Smoked Fish

This forum is reserved for "What did you cook posts" and "Pizza Porn". Only post in the current Topics.
Post Reply
Gumb

Smoked Fish

Post by Gumb » Tue May 10, 2011 9:30 pm

Tonight I tried smoking some salmon and rockling, which is something we've done a lot of in the hooded gas BBQ, not so much in the Weber. I used the same temp as I did in the barby (150 C) and because they were just cutlets from the local, they didn't need more than 20 minutes. I put some hickory in the slider after the fish went in (how good is that gadget) and she smoked all the way through the cook. The fish was sensational, and more moist than in the barby. I put them on the top rack with a foil tray on the bottom rack underneath so it was an indirect cook. I really liked the rockling, which usually doesn't take up any smoke in the barby but it certainly did this time. Not too much, but just enough to impart a really great flavour.

We've got some apples from the neighbour's tree so we're now doing an apple crumble at 190C. It couldn't believe how the Kamado sat on the desired 150 for the fish and then went to 190 within 2 minutes of me opening the top vent. That's quicker than our electric oven would have gone up ! I closed the top vent to half way the vent and it's now sitting at 190 without a problem.

I said it before but how good are these beasts ?


bodgy
Posts: 827
Joined: Mon Oct 25, 2010 10:53 am
Location: Lake Macquarie

Re: Smoked Fish

Post by bodgy » Wed May 11, 2011 7:29 am

Gumb, did you brine the fish and what's a slider?
Bodgy

ImageImageImage

Gumb

Re: Smoked Fish

Post by Gumb » Wed May 11, 2011 10:19 am

I didn't think I'd need to brine something which has lived in salt water all it's life ? :lol:

Seriously though, no we didn't have time for brining and I've never thought of it much, except for pork but it's something I'll definitely have a crack at soon. Does it make much difference to fish though ? Salmon really takes up a lot of flavour in just 20 minutes and even though it's a great smokey taste, it can be too much sometimes. We cooked a bit of both salmon and rockling but I prefer the rockling, it's not quite as harsh. The 'slider' is just my name for the wood chip feeder which came with the Royal.

cheers,

Captain Cook
Posts: 3965
Joined: Sat Jun 14, 2008 11:49 am
Location: Melbourne

Re: Smoked Fish

Post by Captain Cook » Wed May 11, 2011 1:47 pm

Gumb wrote:I didn't think I'd need to brine something which has lived in salt water all it's life ? :lol:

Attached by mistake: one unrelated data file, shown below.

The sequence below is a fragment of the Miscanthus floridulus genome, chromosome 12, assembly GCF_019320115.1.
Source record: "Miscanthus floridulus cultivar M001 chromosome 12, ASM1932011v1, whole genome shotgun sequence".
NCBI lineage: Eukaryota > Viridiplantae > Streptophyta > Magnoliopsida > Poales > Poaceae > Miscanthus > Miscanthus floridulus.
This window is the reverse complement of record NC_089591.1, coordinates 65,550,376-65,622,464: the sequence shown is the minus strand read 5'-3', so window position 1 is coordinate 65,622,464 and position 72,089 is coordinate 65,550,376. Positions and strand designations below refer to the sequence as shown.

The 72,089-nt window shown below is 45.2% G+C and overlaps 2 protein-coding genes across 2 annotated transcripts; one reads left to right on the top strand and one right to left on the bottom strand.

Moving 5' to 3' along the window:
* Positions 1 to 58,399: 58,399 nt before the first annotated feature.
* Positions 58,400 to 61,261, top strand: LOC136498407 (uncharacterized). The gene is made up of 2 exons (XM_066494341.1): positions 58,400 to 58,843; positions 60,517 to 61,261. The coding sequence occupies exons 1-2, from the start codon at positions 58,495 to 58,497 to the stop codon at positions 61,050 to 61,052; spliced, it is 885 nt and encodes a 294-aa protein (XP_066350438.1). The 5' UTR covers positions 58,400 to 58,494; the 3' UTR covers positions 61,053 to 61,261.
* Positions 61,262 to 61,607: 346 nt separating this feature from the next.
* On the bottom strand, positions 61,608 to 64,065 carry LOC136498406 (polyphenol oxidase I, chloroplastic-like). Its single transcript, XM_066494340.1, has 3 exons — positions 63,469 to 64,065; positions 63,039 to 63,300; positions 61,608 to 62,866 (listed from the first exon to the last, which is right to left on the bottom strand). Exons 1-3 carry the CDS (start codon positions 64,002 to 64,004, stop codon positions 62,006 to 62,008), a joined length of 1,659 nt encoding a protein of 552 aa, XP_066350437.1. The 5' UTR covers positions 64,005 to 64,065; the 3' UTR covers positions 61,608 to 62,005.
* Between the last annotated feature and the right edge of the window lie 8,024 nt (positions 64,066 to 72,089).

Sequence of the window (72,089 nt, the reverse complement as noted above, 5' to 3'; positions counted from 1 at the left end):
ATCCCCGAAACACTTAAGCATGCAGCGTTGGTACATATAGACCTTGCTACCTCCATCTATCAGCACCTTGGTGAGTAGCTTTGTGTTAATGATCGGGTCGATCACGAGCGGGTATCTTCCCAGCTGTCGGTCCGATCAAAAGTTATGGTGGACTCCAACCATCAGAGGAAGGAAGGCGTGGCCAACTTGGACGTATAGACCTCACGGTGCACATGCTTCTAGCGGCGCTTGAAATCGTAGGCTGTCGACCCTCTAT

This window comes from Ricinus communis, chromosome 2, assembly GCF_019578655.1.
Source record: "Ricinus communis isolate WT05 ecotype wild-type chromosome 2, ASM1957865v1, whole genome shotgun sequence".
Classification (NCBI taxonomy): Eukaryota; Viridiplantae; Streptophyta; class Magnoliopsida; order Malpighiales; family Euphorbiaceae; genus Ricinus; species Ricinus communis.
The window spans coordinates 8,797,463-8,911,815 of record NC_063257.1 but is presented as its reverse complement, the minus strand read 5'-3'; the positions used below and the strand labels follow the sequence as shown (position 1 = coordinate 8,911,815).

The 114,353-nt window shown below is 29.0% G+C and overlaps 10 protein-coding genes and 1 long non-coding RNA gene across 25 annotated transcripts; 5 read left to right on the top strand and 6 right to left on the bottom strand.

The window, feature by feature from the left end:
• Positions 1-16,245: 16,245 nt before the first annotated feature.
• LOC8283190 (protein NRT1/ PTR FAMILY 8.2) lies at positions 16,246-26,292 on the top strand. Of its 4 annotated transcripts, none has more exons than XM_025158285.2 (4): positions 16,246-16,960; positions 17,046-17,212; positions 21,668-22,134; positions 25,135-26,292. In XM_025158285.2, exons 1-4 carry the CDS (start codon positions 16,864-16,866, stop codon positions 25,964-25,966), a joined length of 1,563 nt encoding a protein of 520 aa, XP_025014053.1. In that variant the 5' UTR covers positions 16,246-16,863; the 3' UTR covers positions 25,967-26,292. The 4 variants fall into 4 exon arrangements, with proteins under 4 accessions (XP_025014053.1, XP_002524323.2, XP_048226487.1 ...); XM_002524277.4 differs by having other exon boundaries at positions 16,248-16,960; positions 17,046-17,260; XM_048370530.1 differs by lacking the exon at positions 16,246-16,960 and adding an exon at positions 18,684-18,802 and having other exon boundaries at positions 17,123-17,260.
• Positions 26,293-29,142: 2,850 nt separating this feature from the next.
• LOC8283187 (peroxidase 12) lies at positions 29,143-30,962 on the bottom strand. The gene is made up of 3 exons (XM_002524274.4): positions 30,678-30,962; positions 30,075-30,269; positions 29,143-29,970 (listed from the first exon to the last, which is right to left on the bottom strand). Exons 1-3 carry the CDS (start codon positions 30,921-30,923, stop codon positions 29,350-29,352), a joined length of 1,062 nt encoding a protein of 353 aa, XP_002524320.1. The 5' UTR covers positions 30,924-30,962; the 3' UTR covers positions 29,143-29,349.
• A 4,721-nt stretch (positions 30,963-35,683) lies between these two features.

Seriously though, no we didn't have time for brining and I've never thought of it much, except for pork but it's something I'll definitely have a crack at soon. Does it make much difference to fish though ? Salmon really takes up a lot of flavour in just 20 minutes and even though it's a great smokey taste, it can be too much sometimes. We cooked a bit of both salmon and rockling but I prefer the rockling, it's not quite as harsh. The 'slider' is just my name for the wood chip feeder which came with the Royal.

cheers,
Salmon does exceptionally well by being brined in a mixture of 1 Tablespoon of Salt and 1 Tablespoon of Sugar to 1 Litre of water. I prefer to use brown sugar. I brine the Salmon for 2 hours. The brining adds a different dimension to the finish. The brining also helps to retain the mositure and stop it from drying out. I generally do Cedar Planked Salmon which is done on a higher heat and takes 12 minutes

Check out these posts, I think you will find them extremely interesting. http://www.cookshack.com/brining-101 - Smokin Oakie is a member of this forum and is a nioteable expert on the US BBQ scene, and this one viewtopic.php?f=19&t=73

Cheers

Gumb

Re: Smoked Fish

Post by Gumb » Wed May 11, 2011 6:22 pm

Many thanks Phil, I've printed out the brining article which is very detailed.

cheers,
G

sosman
Posts: 1337
Joined: Sun Dec 05, 2010 9:31 am
Location: Melbourne - east

Re: Smoked Fish

Post by sosman » Wed May 11, 2011 7:49 pm

Although I haven't tried it myself, apparently the brining can get rid of the white slime (albumen that can appear, maybe that doesn't apply at 150 C cooking though.
Image

Card Shark
Posts: 1240
Joined: Mon Jun 06, 2011 10:10 pm
Location: Gold Coast, QLD
Contact:

Re: Smoked Fish

Post by Card Shark » Fri Jun 10, 2011 9:37 pm

Brining can definitely make a big difference. Many books and processes are out there. The following site lists both relatively simply, and a couple of very good custom brines too... http://www.3men.com/threemen1.htm

Haven't tried salmon in Australia but have done local (Gold Coast) Spanish and spotted mackerel with good success with this recipe from the 2007 Eggtoberfest event.

Maple and Dill Brine.
Brine
. 1 LTR water
. 2 TBS kosher salt
. 2 TBS real maple syrup
. 1 TBS brown sugar
. 1 bunch fresh dill, coarsely chopped (about 1/ 2 cup)
. 3 cloves garlic, smashed
. ¼ tsp freshly ground black pepper
. 2 LBs fish fillets

Directions:
. Combine the water, salt, maple syrup and brown sugar in a large non reactive (glass) container.
. Stir to dissolve the salt.
. Add dill, garlic, and pepper.
. Submerge the fish skin side up in the brine.
. Cover the container and refrigerate for 8 to 10 hours.

To cook:
. Remove the fish from the brine and pat dry.
. Brush or spray with oil.
. To grill, put on a sheet of foil directly on the grill rack over medium heat (350-400 degrees F) for
about 10 minutes per inch of thickness.
Last edited by Card Shark on Mon Jun 13, 2011 11:36 am, edited 2 times in total.

Gumb

Re: Smoked Fish

Post by Gumb » Mon Jun 13, 2011 11:28 am

That looks like one for me to pass on to the other half. :) Thanks for the info.

She can do all the preparation and I'll have a beer while cooking it. Sounds fair to me. :)


Post Reply

Who is online

Users browsing this forum: No registered users and 2 guests